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Information Architecture and the Sofa

Imagine you just moved into a new apartment. You have an amazing sofa and a big screen TV. You’ve envisioned exactly how you’re going to set up your living room. It will be awesome. Your friends and family will come over and be in awe at the beautiful way you’ve designed your new space.

But what happens next is anything but. You lug your sofa up 3 flights of stairs only to find it’s 6 inches too long for the space you planned and covers the sliding glass door to your patio.

You set up your TV above the fireplace only to find the cable and electrical plugins are located 10 feet away. You must run a length of unsightly cords across the room.

And where is that bookshelf going to go? There isn’t any space created for it. I guess it’s going to have to go to your crazy cousin who doesn’t even own a vehicle and needs you to deliver it. We’ve all been there.

red-sofa

Your UX designer may have experienced the same thing in a digital space with your information architecture.

You laid out the infrastructure of the site beautifully, but what they’re left to design around really stretches their creativity to its outer limits.

Information Architecture is not web design, in the same way architecture is not interior design. But they are fundamentally tied together.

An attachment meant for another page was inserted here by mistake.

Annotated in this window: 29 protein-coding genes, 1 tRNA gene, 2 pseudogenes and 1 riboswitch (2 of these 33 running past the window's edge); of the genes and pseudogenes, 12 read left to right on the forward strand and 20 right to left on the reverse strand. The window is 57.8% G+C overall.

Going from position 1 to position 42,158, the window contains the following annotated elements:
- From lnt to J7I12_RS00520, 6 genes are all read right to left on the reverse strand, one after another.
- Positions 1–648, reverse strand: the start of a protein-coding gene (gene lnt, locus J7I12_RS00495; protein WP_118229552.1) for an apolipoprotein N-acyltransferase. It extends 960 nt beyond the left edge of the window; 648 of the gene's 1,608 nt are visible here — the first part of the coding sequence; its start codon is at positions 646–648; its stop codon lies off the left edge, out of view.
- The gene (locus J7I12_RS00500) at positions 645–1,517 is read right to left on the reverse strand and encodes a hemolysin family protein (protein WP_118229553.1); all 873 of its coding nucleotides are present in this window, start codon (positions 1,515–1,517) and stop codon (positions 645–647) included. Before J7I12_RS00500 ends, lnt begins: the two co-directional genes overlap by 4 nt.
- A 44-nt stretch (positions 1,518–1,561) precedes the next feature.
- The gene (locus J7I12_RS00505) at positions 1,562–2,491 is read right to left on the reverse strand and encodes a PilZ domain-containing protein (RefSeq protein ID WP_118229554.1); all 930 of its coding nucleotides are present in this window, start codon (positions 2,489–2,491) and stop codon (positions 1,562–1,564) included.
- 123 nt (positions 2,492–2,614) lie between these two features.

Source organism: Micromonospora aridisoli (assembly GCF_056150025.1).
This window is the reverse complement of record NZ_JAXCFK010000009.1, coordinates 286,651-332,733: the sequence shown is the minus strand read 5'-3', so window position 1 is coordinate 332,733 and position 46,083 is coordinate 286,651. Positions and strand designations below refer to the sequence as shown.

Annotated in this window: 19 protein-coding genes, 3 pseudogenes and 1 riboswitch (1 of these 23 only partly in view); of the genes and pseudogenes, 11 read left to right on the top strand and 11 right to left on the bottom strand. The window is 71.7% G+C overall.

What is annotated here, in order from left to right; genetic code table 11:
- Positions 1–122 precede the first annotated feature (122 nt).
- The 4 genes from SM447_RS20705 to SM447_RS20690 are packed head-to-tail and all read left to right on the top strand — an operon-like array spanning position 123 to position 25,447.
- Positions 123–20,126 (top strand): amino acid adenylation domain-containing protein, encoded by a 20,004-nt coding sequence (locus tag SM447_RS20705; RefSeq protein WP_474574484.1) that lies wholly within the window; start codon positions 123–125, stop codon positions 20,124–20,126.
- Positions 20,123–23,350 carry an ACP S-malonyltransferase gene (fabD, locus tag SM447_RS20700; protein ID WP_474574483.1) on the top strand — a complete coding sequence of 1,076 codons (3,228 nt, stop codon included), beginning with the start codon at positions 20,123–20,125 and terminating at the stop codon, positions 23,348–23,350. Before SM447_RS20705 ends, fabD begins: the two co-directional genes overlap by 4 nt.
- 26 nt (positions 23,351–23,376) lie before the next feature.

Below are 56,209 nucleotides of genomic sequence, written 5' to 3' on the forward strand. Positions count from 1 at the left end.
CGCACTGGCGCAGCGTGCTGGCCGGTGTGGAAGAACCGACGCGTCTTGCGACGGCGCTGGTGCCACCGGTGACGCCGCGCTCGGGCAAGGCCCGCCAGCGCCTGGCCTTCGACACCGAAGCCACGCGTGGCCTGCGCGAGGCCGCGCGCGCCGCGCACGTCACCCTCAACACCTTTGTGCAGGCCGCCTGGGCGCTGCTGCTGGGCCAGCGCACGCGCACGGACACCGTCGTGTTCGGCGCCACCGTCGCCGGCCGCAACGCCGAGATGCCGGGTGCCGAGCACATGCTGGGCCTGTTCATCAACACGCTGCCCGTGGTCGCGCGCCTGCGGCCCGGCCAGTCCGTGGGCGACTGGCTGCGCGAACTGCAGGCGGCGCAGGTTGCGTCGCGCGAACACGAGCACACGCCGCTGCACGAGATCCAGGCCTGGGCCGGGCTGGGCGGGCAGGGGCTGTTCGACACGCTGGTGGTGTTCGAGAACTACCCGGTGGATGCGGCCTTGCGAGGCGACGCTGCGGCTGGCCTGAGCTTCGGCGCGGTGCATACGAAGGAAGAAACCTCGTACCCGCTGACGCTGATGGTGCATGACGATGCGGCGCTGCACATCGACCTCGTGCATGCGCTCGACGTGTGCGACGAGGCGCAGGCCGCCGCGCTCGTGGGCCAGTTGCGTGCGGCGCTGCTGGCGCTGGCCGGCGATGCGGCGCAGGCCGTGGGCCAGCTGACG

Architects (information or otherwise) need to consider the role the designer plays in the final product. We need to understand what new technology the UX designer might want to employ or new design trend they may follow.

We need to work hand in hand with our designer to understand the vision of the final product. There will be compromise. You may get that new navigation menu you wanted, but have to concede the placement of certain buttons. Your designer is important in the process. They are not just there to slap color on you architecture. Your collaboration is integral to the final user experience.

Great architecture with horrible design is just as bad as confusing architecture beautifully designed.

The same is with IA. We may not pick the “wallpaper” or “furniture”, but we need to build a system with that arrangement in mind.

Another thing to keep in mind is which spaces rely on the placement of other spaces. A sofa placed perpendicular to the TV will not create a great user experience when binge watching Doctor Who. Or a TV placed near a window may create a glare that makes daytime TV watching out of the question (sorry, no more Judge Judy).

Once you think you’ve considered every possibility of sofa/TV combination and architected accordingly, you may think you’re done. But have you considered A/B testing post-architecture? What if during user testing you find out the acoustics in the room actually make the sofa/TV arrangement better in a different location? Does your architecture allow for such deviation?

These are important question every IA should be asking themselves before finalizing the architecture. It’s not as easy to re-architect your site as it is to redesign it.

Theory and Practice of Information Architecture